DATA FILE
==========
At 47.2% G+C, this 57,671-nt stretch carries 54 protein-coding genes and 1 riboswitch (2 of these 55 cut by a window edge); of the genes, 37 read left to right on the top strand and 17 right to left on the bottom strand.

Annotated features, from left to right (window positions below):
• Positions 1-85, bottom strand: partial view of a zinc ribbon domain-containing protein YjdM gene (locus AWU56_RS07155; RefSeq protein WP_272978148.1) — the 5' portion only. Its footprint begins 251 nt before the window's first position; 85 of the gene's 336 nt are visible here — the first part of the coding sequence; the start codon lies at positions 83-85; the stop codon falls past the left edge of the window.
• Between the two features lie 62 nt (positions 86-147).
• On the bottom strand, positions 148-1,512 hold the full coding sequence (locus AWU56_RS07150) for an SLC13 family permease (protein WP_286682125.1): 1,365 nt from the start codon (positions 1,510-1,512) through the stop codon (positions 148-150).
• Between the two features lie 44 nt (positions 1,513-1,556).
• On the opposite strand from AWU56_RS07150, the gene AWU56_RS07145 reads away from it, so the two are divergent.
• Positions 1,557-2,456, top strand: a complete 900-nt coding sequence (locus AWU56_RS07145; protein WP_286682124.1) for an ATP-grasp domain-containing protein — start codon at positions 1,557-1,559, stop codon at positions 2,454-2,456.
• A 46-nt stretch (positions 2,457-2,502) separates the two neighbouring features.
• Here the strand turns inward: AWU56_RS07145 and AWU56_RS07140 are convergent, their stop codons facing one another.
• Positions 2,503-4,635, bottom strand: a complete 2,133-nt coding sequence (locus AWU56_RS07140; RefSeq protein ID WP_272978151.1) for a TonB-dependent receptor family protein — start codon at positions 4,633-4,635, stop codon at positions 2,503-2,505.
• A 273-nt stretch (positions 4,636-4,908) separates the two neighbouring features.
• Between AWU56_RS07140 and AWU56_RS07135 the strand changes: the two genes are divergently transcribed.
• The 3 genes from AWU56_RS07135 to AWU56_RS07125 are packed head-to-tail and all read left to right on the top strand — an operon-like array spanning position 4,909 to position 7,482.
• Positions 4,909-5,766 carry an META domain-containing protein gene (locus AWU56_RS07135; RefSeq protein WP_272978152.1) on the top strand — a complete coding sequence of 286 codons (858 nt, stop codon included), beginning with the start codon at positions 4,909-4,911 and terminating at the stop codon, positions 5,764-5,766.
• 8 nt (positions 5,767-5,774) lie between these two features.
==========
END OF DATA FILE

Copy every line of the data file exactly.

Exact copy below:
At 47.2% G+C, this 57,671-nt stretch carries 54 protein-coding genes and 1 riboswitch (2 of these 55 cut by a window edge); of the genes, 37 read left to right on the top strand and 17 right to left on the bottom strand.

Annotated features, from left to right (window positions below):
• Positions 1-85, bottom strand: partial view of a zinc ribbon domain-containing protein YjdM gene (locus AWU56_RS07155; RefSeq protein WP_272978148.1) — the 5' portion only. Its footprint begins 251 nt before the window's first position; 85 of the gene's 336 nt are visible here — the first part of the coding sequence; the start codon lies at positions 83-85; the stop codon falls past the left edge of the window.
• Between the two features lie 62 nt (positions 86-147).
• On the bottom strand, positions 148-1,512 hold the full coding sequence (locus AWU56_RS07150) for an SLC13 family permease (protein WP_286682125.1): 1,365 nt from the start codon (positions 1,510-1,512) through the stop codon (positions 148-150).
• Between the two features lie 44 nt (positions 1,513-1,556).
• On the opposite strand from AWU56_RS07150, the gene AWU56_RS07145 reads away from it, so the two are divergent.
• Positions 1,557-2,456, top strand: a complete 900-nt coding sequence (locus AWU56_RS07145; protein WP_286682124.1) for an ATP-grasp domain-containing protein — start codon at positions 1,557-1,559, stop codon at positions 2,454-2,456.
• A 46-nt stretch (positions 2,457-2,502) separates the two neighbouring features.
• Here the strand turns inward: AWU56_RS07145 and AWU56_RS07140 are convergent, their stop codons facing one another.
• Positions 2,503-4,635, bottom strand: a complete 2,133-nt coding sequence (locus AWU56_RS07140; RefSeq protein ID WP_272978151.1) for a TonB-dependent receptor family protein — start codon at positions 4,633-4,635, stop codon at positions 2,503-2,505.
• A 273-nt stretch (positions 4,636-4,908) separates the two neighbouring features.
• Between AWU56_RS07140 and AWU56_RS07135 the strand changes: the two genes are divergently transcribed.
• The 3 genes from AWU56_RS07135 to AWU56_RS07125 are packed head-to-tail and all read left to right on the top strand — an operon-like array spanning position 4,909 to position 7,482.
• Positions 4,909-5,766 carry an META domain-containing protein gene (locus AWU56_RS07135; RefSeq protein WP_272978152.1) on the top strand — a complete coding sequence of 286 codons (858 nt, stop codon included), beginning with the start codon at positions 4,909-4,911 and terminating at the stop codon, positions 5,764-5,766.
• 8 nt (positions 5,767-5,774) lie between these two features.